'We just like characters to be bastards and bitches.' She ain't no femme fatale, swooning for her lost love, but you couldn't really say she's a bitch either. She is too afraid. Still she doesn't panic. She searches for her way out, looking through his eyes.
Do they get out? What's it like to be trapped in orgasm? Could anyone really bear it? Swadel and Perkins are now both back tutoring at Waikato Polytechnic. Working in such supportive surroundings, they've had the chance to cut their film digitally on an Avid, the swanky non-linear editing system. If a band were recording in analogue, mixing in digital and then releasing vinyl, what you'd get is the process A Little Death has been through prior to its release overseas at a few select festivals before it gets seen here. This is so they'll have some pithy quotes from overseas film critics to stick on the poster for the short film festivals here.
This is where the producer steps in. The producer is the person who keeps the investors happy. That man is James Wallace, well known for making a fortune in animal by-products and getting behind those shining lights of gay cinema, Stewart Main and Peter Wells. Main has just shot a short which was produced by Michelle Fantl for Zee Films. It's a homo-erotic love story set during the land wars of the 1860s and filmed in the rain-forest bush of Honeymoon Valley, just off south of Northland’s Kaitaia.
An extremely strenuous shooting schedule requiring both actors to be naked for 10 days of pouring rain, tested both cast and crew to the limit.
Pre-production saw actors Marton Csokas and Marae presenter Greg Mayor on location, cutting scrub. Csokas, now all over Europe with the success of last year's Game With No Rules, had his hair bleached hype the contrast between he and Mayor.
Pushing his crew with Herzog-like fever, Stewart Main has gone to the extreme of his vision as a gay man and artist working in New Zealand and may well land most acclaimed short of the year. With the country focussed on the renewed resurgence of Maori grievance, this is a film that cuts to the core in an appropriation of history for its own ends. Absolutely bravura film-making, inspired by the most difficult conditions, is not easy.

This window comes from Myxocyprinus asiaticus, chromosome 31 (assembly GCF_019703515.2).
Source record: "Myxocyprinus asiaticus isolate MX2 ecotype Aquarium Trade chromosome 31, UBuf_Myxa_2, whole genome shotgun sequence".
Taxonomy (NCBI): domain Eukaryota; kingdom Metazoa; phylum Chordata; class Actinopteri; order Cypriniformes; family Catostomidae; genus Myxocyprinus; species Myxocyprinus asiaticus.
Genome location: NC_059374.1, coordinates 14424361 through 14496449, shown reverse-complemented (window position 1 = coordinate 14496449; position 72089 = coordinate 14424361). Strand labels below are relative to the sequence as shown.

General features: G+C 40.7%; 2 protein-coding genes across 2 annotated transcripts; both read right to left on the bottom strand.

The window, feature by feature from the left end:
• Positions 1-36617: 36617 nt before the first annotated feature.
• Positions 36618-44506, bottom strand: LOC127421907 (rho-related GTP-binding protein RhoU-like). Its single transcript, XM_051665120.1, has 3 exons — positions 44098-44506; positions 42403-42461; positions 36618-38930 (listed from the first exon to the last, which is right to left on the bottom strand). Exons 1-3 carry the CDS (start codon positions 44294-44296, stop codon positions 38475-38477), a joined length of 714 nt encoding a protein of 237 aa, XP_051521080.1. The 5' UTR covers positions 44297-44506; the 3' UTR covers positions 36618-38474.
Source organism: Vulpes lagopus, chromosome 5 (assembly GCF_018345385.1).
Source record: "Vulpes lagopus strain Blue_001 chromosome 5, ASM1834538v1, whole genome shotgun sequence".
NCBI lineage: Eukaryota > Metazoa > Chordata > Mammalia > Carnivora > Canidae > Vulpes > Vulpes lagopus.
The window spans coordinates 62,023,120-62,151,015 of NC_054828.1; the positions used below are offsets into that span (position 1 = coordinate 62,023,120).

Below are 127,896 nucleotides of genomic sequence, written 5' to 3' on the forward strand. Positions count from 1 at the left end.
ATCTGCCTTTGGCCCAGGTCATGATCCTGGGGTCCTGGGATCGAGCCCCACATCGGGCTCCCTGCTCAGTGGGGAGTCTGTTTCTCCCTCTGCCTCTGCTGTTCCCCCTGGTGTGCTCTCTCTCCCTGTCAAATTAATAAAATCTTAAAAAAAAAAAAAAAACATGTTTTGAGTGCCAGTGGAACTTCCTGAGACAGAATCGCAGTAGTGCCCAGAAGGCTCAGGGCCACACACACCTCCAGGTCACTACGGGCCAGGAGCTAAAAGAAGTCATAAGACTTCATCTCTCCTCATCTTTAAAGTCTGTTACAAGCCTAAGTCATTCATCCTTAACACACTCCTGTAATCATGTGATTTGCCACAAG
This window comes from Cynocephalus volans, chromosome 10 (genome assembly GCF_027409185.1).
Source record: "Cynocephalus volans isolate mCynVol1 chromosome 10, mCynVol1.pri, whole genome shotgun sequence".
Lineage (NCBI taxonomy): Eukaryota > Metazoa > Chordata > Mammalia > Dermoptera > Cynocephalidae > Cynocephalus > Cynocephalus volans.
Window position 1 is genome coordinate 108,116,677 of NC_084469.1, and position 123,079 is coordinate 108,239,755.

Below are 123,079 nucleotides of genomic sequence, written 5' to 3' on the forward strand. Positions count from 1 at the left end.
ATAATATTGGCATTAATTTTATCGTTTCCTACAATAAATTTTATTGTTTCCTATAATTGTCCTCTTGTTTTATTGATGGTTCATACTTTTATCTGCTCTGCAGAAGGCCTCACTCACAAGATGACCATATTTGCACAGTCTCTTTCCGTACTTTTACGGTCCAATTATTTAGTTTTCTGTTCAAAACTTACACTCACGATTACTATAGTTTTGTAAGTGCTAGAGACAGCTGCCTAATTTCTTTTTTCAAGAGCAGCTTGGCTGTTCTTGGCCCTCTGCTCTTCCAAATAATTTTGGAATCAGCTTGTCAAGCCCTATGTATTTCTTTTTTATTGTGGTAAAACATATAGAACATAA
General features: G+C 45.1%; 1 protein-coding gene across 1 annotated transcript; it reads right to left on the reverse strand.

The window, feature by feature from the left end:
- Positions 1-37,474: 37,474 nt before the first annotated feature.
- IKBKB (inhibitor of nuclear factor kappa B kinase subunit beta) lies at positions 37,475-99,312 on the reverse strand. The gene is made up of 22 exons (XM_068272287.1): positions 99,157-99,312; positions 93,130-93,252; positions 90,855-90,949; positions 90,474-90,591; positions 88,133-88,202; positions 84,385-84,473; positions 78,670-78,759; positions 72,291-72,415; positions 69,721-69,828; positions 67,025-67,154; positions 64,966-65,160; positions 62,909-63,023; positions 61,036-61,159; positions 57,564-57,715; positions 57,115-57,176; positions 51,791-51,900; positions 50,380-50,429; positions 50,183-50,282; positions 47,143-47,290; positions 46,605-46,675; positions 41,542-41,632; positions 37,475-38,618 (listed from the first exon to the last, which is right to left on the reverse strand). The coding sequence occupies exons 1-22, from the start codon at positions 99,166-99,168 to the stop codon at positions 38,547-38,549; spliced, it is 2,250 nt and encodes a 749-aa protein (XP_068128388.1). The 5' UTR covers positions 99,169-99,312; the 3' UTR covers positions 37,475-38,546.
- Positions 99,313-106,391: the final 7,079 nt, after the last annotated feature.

Of course all short film directors want to make features. And frankly we should be grateful that Stewart Main has had the chance to limber up before he starts shooting in Sydney for You're My Venus, the feature starring Rena Owen as a trans-sexual. Already the script, written by Main, Garth Maxwell and Debra Daley, has been described by the incredibly influential William Morris Agency in New York as a radiant, exquisite jewel of a script ... an inspiring achievement ... if the film fulfills the raw potential of the script, it will certainly expand the boundaries of cinema (as for example Pulp Fiction did this year). This is a wildly, wonderfully liberated film, in every sense of the word.
Praise such as this is not lightly earned. That script had been 'in development' for five years. True genius, as they say, is 90 per cent graft and 10 per cent inspiration. But that's not to say you shouldn't just get a camera, and put it on time-lapse in the street. Call it Walk Tall. Or better still, film a fly crawling, or a man sleeping. It was enough for Warhol. Then again you could always work every weekend for two years shooting a gore-filled escapist fantasy about aliens taking over Island Bay.
The Film Commission will love it."
(Paul Shannon, 1995)
Paul Shannon (1995). "Don't Skimp on the Short Ends!", Planet (magazine) Issue 16 Autumn 1995 pp.26,27.
Fig.1 Natalie Robertson (1994). Jeanne (Jo Davison) holds a paper cut-out of Jules (Jed Brophy).